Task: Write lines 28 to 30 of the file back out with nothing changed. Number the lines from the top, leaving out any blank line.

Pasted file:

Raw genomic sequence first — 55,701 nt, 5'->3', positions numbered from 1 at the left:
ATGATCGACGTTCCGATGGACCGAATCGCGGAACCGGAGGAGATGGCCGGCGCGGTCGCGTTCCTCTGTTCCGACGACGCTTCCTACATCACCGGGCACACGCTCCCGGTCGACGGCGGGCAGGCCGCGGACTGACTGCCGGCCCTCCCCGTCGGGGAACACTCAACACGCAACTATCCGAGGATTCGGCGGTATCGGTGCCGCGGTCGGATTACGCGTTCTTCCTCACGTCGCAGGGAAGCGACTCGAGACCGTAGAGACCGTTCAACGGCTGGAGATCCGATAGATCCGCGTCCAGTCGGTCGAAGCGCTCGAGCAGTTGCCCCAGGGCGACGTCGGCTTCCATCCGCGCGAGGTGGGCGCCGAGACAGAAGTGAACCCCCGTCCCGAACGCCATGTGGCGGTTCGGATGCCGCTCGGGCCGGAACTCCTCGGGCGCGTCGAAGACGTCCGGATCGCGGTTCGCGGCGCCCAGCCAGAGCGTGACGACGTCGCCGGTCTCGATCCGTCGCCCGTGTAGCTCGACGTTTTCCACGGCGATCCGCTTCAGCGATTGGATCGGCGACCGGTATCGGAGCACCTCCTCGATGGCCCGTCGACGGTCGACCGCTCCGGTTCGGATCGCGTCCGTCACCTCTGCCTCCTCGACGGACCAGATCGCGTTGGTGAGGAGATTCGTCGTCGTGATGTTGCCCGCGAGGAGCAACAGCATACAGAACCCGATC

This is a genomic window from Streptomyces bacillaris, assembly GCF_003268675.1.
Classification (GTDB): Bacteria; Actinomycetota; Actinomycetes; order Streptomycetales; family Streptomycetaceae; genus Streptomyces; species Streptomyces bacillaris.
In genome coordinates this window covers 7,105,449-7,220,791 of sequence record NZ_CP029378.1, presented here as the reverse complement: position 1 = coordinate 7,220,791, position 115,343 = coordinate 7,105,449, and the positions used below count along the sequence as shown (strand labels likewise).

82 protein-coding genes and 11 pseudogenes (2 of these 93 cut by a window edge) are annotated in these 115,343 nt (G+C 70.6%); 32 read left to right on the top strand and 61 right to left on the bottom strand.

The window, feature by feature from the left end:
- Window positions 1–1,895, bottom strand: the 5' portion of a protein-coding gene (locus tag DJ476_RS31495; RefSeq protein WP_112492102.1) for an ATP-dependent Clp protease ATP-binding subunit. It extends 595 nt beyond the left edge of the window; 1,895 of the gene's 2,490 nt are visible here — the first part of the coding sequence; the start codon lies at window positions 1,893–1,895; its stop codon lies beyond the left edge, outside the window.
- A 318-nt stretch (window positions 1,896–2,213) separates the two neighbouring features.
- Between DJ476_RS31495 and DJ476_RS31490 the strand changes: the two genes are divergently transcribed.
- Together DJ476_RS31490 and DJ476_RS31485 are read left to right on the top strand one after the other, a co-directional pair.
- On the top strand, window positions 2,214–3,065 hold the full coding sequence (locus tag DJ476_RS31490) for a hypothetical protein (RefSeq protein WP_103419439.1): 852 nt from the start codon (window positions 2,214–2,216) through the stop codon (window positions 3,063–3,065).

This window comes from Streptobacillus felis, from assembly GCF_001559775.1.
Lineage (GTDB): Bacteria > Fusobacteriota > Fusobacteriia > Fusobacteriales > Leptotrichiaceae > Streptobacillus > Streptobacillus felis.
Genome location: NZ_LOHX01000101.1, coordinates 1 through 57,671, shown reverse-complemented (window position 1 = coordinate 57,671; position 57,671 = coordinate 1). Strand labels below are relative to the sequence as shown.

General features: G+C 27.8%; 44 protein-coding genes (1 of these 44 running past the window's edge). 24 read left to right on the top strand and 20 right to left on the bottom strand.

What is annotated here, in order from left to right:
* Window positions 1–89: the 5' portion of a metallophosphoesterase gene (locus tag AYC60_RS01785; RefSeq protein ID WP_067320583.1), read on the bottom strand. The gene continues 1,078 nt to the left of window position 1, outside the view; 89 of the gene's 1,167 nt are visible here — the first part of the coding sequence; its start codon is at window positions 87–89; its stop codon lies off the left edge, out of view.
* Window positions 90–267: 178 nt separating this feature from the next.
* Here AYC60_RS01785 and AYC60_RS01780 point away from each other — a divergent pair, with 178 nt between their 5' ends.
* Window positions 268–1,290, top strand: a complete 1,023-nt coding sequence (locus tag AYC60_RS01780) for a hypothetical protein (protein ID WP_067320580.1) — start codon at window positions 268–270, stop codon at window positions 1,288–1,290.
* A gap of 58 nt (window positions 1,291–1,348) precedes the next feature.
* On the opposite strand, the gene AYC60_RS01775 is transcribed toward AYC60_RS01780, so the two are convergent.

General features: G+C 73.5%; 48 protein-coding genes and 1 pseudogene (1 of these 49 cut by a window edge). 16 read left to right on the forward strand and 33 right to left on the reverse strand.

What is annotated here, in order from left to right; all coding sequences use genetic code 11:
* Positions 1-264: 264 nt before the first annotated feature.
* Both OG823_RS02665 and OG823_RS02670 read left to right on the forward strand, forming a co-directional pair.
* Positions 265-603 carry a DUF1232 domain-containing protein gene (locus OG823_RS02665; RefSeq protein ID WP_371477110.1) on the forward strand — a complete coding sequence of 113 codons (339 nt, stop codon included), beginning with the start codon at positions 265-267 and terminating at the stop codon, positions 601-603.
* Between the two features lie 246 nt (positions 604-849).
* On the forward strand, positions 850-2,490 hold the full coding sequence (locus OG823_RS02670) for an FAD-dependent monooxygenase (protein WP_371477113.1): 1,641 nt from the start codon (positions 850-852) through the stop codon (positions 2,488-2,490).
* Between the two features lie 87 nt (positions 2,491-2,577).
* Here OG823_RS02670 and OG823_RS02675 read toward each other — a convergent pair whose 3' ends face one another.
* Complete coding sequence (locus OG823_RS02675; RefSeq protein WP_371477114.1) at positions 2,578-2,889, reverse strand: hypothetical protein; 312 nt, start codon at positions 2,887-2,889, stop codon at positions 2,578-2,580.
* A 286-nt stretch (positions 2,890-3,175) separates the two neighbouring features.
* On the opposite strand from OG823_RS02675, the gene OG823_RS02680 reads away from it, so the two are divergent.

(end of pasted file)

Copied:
* Positions 265-603 carry a DUF1232 domain-containing protein gene (locus OG823_RS02665; RefSeq protein ID WP_371477110.1) on the forward strand — a complete coding sequence of 113 codons (339 nt, stop codon included), beginning with the start codon at positions 265-267 and terminating at the stop codon, positions 601-603.
* Between the two features lie 246 nt (positions 604-849).
* On the forward strand, positions 850-2,490 hold the full coding sequence (locus OG823_RS02670) for an FAD-dependent monooxygenase (protein WP_371477113.1): 1,641 nt from the start codon (positions 850-852) through the stop codon (positions 2,488-2,490).